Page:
The Pensions Regulator has issued a consultation paper setting out details of its new approach for the funding and risk management of DB schemes.

The consultation confirms how the Regulator intends to balance its new objective to minimise any adverse impact on the sustainable growth of employers with its existing DB funding objectives (please see our earlier article “Scheme funding takes another turn” published on 7 November 2013 for further details) and reflects how the Regulator’s approach to DB funding has evolved over the last eight years in light of its experience, and that of the pensions sector, in managing the risks in DB schemes. 

The consultation includes a draft revised funding code of practice, draft regulatory strategy for DB schemes and draft funding policy setting out the detail of the Regulator’s intended approach to DB funding issues.

Regulatory approach to DB funding

The draft DB regulatory strategy and DB funding policy set out the Regulator’s approach to DB schemes.  It abandons previous triggers and moves towards a more principles based regulatory approach, focusing on employer covenant, funding and investment strategy, and scheme governance. 

Segmenting the DB landscape

The Regulator has confirmed that it will target schemes that pose the greatest risk and where it believes it can have the most impact.  To allow targeted intervention, the Regulator will segment the DB landscape on the basis of employer covenant and will use four broad categories, ranking employers from “strong” to “weak”.  The DB funding policy sets out the characteristics that employers falling within each category will display and highlights the key issues the Regulator will be discussing with trustees and employers depending on where it rates the employer covenant.

Risk indicators and the “balanced funding outcome”

The Regulator will adopt a range of “risk indicators” which it believes will allow it to have a more rounded view of risks and scheme characteristics.  One of these risk indicators is the balanced funding outcome (BFO) that the Regulator will develop and apply to each scheme within each covenant segment to enable it to assess the level of risk associated with a scheme.

The BFO indicator does not set a minimum level of funding or contributions, but is a tool developed by the Regulator to provide a model for the characteristics of what a BFO for an individual scheme might look like.  It takes into account the strength of the covenant and the scheme's needs but does not take into account constraints on affordability.  The Regulator notes that this may mean that for some schemes and employers, the appropriate balance may be different to that indicated by the BFO.  The BFO will be reviewed annually to ensure that it remains flexible and capable of reflecting changing circumstances.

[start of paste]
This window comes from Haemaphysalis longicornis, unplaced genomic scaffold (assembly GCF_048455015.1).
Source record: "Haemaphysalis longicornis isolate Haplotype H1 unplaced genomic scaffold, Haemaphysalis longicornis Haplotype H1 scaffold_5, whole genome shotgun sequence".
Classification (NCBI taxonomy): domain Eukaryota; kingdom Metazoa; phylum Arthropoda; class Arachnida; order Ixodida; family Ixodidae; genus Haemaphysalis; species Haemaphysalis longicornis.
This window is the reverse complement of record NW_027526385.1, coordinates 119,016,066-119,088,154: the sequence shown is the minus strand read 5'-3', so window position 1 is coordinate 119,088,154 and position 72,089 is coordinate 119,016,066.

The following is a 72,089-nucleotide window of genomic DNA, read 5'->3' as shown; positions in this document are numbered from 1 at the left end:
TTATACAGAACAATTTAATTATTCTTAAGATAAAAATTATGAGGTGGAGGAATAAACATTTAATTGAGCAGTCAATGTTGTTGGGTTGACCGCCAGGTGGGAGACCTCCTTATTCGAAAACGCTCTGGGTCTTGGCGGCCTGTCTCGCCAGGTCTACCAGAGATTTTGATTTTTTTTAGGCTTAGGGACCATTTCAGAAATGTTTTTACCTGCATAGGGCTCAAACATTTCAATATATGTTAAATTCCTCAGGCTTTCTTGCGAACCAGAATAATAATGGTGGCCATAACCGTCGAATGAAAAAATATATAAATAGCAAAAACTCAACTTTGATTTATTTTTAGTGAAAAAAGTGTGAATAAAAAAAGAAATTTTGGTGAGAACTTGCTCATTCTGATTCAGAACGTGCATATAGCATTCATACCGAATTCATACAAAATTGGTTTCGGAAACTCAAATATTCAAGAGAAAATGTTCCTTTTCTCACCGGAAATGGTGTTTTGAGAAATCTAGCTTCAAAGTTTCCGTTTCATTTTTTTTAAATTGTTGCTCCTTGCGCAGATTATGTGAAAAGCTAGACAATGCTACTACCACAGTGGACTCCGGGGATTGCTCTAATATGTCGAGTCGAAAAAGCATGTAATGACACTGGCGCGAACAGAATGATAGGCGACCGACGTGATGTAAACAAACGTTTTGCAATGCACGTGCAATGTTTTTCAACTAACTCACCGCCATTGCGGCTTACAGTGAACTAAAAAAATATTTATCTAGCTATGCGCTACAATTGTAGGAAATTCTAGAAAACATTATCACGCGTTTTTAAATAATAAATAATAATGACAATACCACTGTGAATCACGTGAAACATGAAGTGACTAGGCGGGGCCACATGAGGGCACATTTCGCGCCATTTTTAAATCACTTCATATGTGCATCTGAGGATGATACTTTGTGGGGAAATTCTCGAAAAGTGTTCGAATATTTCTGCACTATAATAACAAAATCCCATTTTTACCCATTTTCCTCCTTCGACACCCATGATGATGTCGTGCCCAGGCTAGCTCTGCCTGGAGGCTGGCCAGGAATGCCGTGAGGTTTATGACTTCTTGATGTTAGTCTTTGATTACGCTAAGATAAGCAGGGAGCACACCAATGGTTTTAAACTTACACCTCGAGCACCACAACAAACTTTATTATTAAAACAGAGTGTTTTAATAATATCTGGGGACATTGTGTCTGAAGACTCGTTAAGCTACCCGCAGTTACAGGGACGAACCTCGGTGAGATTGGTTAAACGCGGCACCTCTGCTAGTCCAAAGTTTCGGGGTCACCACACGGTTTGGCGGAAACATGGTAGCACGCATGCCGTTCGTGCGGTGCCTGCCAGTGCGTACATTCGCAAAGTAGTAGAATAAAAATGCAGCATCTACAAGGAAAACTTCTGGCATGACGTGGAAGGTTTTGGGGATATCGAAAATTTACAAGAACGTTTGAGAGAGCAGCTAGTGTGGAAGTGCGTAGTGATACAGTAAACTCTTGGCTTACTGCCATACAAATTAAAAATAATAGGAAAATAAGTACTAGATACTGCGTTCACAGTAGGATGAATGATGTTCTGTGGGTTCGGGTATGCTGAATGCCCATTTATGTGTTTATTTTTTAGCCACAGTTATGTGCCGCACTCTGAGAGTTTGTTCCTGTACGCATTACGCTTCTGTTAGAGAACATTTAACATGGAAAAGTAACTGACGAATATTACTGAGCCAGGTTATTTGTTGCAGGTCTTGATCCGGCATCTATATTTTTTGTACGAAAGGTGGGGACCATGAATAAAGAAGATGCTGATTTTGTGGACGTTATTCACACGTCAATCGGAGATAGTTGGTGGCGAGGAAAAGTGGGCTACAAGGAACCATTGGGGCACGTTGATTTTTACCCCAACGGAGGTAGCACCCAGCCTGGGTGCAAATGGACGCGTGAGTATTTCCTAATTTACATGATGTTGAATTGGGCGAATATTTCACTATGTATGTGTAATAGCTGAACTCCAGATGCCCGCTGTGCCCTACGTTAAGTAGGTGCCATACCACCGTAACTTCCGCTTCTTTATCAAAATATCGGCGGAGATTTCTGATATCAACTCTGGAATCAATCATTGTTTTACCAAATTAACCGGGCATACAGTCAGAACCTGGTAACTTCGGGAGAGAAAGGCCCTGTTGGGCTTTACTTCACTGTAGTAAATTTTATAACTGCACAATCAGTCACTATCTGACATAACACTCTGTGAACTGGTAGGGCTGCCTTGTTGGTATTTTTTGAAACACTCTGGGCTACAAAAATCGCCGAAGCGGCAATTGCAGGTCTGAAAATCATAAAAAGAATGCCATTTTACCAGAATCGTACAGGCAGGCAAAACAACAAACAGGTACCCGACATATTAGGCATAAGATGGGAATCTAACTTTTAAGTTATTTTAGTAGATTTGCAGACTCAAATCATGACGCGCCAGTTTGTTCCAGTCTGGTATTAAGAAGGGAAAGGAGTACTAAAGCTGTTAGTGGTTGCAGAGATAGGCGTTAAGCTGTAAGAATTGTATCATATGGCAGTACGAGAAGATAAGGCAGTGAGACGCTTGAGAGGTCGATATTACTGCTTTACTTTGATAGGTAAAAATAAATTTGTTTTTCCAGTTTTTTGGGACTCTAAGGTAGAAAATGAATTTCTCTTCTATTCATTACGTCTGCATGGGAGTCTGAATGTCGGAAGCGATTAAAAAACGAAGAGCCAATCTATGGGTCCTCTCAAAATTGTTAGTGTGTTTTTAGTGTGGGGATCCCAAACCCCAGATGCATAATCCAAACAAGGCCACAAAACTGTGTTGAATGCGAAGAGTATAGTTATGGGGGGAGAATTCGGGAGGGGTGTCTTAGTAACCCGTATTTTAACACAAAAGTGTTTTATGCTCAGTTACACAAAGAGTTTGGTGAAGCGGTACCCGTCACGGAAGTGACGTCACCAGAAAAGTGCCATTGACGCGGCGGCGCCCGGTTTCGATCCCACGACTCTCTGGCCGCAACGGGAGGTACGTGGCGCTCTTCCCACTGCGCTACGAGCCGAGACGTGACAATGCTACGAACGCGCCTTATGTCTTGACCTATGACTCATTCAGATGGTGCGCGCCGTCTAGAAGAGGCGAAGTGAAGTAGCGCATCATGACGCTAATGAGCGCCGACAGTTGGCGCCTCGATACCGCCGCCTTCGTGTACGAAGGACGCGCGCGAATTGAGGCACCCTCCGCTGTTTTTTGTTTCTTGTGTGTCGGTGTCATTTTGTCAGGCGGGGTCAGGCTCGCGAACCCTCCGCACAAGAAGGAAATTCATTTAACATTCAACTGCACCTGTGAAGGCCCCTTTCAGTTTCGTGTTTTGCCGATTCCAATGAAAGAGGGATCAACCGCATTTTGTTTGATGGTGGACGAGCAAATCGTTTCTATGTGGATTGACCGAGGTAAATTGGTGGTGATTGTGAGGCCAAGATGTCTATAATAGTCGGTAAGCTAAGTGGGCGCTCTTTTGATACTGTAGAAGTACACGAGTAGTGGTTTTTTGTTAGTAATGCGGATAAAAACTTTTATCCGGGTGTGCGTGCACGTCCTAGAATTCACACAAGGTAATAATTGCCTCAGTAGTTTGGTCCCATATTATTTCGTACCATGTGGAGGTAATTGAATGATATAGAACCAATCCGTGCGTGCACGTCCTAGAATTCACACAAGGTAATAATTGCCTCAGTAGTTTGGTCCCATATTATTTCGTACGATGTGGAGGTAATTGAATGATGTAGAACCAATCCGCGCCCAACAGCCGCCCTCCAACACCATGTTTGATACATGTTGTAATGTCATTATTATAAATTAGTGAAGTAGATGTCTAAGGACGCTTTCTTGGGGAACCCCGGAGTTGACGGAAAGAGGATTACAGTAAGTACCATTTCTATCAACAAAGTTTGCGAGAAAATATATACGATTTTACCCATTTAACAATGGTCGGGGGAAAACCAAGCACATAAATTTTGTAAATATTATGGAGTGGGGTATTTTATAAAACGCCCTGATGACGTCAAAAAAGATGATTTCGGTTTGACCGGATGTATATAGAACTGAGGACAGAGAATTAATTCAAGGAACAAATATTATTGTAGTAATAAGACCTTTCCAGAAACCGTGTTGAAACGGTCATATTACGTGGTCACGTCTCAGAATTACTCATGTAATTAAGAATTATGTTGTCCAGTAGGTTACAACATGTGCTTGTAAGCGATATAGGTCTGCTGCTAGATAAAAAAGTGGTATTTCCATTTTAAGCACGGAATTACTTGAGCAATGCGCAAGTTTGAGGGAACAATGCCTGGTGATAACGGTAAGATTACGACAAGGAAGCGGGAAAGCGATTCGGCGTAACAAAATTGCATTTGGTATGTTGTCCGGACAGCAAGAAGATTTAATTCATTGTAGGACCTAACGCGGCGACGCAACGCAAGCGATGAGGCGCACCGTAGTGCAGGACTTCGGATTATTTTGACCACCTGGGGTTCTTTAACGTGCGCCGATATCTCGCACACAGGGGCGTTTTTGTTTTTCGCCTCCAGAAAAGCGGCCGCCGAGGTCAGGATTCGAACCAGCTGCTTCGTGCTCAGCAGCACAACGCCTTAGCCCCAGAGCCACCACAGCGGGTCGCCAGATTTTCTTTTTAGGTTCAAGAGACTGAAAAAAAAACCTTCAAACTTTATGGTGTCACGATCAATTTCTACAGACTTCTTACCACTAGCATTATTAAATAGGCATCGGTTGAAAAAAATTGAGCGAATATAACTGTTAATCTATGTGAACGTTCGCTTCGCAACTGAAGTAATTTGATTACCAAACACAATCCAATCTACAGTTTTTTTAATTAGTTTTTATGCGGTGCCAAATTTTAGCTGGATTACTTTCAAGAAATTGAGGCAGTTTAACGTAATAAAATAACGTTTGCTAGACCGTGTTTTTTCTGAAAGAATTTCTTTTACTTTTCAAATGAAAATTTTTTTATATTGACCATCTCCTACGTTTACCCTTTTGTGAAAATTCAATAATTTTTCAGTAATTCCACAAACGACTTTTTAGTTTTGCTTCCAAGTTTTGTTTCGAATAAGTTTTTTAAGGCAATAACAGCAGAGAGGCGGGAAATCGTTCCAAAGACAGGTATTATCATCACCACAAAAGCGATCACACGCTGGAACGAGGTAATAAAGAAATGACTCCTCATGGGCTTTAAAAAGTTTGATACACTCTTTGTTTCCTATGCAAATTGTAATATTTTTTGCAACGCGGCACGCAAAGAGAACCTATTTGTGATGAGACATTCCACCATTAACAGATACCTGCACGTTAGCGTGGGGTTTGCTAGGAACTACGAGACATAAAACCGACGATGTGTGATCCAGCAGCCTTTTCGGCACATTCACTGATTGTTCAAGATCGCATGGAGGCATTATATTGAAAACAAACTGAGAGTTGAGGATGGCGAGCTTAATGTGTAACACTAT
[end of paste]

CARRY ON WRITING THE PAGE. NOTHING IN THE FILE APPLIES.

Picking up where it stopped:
Other risk indicators include investment strategy risk, mortality, back-end loading, any reductions in contributions relative to existing recovery plan, avoidance issues, actions taken to weaken the covenant, PPF funding risk, reliance on investment outperformance in the recovery plan and governance.

The “risk bar”

The Regulator will select which schemes it will subject to further scrutiny by applying its risk bar for intervention.  When setting the risk bar, the Regulator will consider the scheme’s shortfall compared to the BFO indicator, the size of the scheme's liabilities, the potential impact of intervention and the overall resources it has available.

Key funding principles

The draft revised funding code of practice sets out nine key funding principles which the Regulator believes are universally applicable to DB schemes:

  • Working collaboratively: trustees and employers should work together in an open and transparent manner to reach funding solutions that recognise the needs of the scheme and the employer’s plans for sustainable growth.
  • Managing risk: trustees should take an integrated approach to managing the key risks that influence a DB scheme’s chances of paying its benefits in full, namely funding, investment and employer covenant. 
  • Taking risk: where trustees take funding or investment risk, they should be confident that the employer is able to mitigate likely adverse outcomes over an appropriate period with appropriate contingency plans.
  • Taking a long-term view: trustees’ decisions should be consistent with their long-term views of employer covenant strength and funding and investment targets.
  • Proportionality: trustees should act proportionately, taking into account their scheme’s size, complexity and circumstances.
  • Balance: in discharging their duties and acting in the interests of members, trustees should consider the needs of the employer supporting the scheme.
  • Well governed: trustees should adopt good governance standards.
  • Fair treatment: trustees should ensure that the scheme is treated fairly among competing demands on the employer and in a manner consistent with its equivalent creditor status.
  • Reaching funding targets: trustees should aim for any funding shortfall to be eliminated as quickly as the employer can reasonably afford.

The consultation period runs to Friday 7 February and it is expected that the new funding code of practice will be in force by July 2014 and will apply to schemes undertaking valuations from that time.